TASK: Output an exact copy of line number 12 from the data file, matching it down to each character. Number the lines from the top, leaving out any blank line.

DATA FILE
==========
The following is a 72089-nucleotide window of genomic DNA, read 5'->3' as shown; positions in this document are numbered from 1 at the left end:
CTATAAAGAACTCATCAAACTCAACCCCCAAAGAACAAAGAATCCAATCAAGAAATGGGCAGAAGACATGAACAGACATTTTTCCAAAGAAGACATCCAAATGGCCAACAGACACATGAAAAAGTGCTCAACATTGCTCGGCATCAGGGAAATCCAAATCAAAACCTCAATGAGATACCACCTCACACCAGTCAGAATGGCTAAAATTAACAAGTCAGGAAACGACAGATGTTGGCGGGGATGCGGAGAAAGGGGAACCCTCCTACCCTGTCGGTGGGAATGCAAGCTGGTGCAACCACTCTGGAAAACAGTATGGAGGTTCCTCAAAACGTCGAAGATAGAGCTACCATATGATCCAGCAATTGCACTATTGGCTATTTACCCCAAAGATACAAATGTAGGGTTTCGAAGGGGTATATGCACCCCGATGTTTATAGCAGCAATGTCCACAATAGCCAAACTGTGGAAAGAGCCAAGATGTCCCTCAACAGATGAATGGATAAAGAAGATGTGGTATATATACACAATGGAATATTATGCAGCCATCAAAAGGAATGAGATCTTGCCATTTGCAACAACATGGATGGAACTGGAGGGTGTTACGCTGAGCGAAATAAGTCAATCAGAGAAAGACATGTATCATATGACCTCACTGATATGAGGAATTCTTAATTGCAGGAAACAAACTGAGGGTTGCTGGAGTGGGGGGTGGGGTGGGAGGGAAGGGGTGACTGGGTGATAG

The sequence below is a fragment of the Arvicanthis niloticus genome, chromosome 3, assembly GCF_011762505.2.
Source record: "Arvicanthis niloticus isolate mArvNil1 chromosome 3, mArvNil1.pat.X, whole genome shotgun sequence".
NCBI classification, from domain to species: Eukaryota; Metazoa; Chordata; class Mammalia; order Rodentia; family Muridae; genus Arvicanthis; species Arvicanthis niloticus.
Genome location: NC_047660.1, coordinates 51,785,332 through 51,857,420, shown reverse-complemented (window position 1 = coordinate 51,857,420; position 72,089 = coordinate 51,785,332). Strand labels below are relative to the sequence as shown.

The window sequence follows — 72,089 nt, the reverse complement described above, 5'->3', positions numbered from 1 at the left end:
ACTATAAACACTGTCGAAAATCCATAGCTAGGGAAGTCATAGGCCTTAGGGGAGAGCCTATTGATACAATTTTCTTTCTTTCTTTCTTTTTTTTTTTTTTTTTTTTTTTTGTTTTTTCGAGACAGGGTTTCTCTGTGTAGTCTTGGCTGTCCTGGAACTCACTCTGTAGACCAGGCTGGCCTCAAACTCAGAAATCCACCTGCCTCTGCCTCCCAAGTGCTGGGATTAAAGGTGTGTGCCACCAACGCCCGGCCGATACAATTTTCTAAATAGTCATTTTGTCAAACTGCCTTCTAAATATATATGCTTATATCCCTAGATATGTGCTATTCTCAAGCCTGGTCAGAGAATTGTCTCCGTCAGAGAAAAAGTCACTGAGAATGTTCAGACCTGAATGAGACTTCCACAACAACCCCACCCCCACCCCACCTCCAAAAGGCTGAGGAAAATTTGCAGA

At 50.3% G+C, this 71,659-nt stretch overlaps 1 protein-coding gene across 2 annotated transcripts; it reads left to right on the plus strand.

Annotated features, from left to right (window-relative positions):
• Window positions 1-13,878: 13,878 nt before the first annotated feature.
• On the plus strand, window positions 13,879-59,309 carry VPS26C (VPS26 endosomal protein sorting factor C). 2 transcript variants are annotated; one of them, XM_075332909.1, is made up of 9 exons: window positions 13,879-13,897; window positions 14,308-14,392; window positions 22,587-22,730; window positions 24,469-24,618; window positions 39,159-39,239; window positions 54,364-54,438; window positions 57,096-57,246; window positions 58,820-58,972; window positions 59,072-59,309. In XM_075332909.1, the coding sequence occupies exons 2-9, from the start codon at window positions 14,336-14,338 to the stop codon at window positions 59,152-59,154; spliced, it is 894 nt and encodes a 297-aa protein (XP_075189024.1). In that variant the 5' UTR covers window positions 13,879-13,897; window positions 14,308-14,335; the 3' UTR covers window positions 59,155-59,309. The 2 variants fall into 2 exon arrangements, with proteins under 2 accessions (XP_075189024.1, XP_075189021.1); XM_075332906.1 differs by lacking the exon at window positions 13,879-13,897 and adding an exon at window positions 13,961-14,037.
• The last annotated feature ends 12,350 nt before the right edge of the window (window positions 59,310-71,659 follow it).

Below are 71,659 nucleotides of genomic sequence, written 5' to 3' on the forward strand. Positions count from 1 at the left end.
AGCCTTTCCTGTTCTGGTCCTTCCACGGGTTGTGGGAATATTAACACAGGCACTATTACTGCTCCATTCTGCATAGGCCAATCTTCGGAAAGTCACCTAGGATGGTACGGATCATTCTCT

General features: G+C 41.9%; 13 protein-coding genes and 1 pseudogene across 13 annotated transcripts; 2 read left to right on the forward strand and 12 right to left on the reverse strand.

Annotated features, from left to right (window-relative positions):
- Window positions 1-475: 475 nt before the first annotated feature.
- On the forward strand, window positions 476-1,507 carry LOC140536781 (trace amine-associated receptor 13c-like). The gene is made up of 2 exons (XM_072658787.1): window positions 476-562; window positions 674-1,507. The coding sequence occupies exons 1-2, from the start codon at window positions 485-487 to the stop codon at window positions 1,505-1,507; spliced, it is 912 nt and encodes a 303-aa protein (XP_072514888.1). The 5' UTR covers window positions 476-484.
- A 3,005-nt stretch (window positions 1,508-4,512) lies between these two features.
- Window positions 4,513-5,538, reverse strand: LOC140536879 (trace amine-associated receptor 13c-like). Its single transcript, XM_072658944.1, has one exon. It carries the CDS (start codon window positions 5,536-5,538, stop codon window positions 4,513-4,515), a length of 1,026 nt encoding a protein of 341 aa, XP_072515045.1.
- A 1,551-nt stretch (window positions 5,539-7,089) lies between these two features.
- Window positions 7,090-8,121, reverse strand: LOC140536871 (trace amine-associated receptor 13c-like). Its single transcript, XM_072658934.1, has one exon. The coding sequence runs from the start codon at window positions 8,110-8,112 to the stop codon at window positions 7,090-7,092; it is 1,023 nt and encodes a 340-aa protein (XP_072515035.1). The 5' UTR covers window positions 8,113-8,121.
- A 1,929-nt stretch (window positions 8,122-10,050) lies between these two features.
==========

• On the plus strand, window positions 13,879-59,309 carry VPS26C (VPS26 endosomal protein sorting factor C). 2 transcript variants are annotated; one of them, XM_075332909.1, is made up of 9 exons: window positions 13,879-13,897; window positions 14,308-14,392; window positions 22,587-22,730; window positions 24,469-24,618; window positions 39,159-39,239; window positions 54,364-54,438; window positions 57,096-57,246; window positions 58,820-58,972; window positions 59,072-59,309. In XM_075332909.1, the coding sequence occupies exons 2-9, from the start codon at window positions 14,336-14,338 to the stop codon at window positions 59,152-59,154; spliced, it is 894 nt and encodes a 297-aa protein (XP_075189024.1). In that variant the 5' UTR covers window positions 13,879-13,897; window positions 14,308-14,335; the 3' UTR covers window positions 59,155-59,309. The 2 variants fall into 2 exon arrangements, with proteins under 2 accessions (XP_075189024.1, XP_075189021.1); XM_075332906.1 differs by lacking the exon at window positions 13,879-13,897 and adding an exon at window positions 13,961-14,037.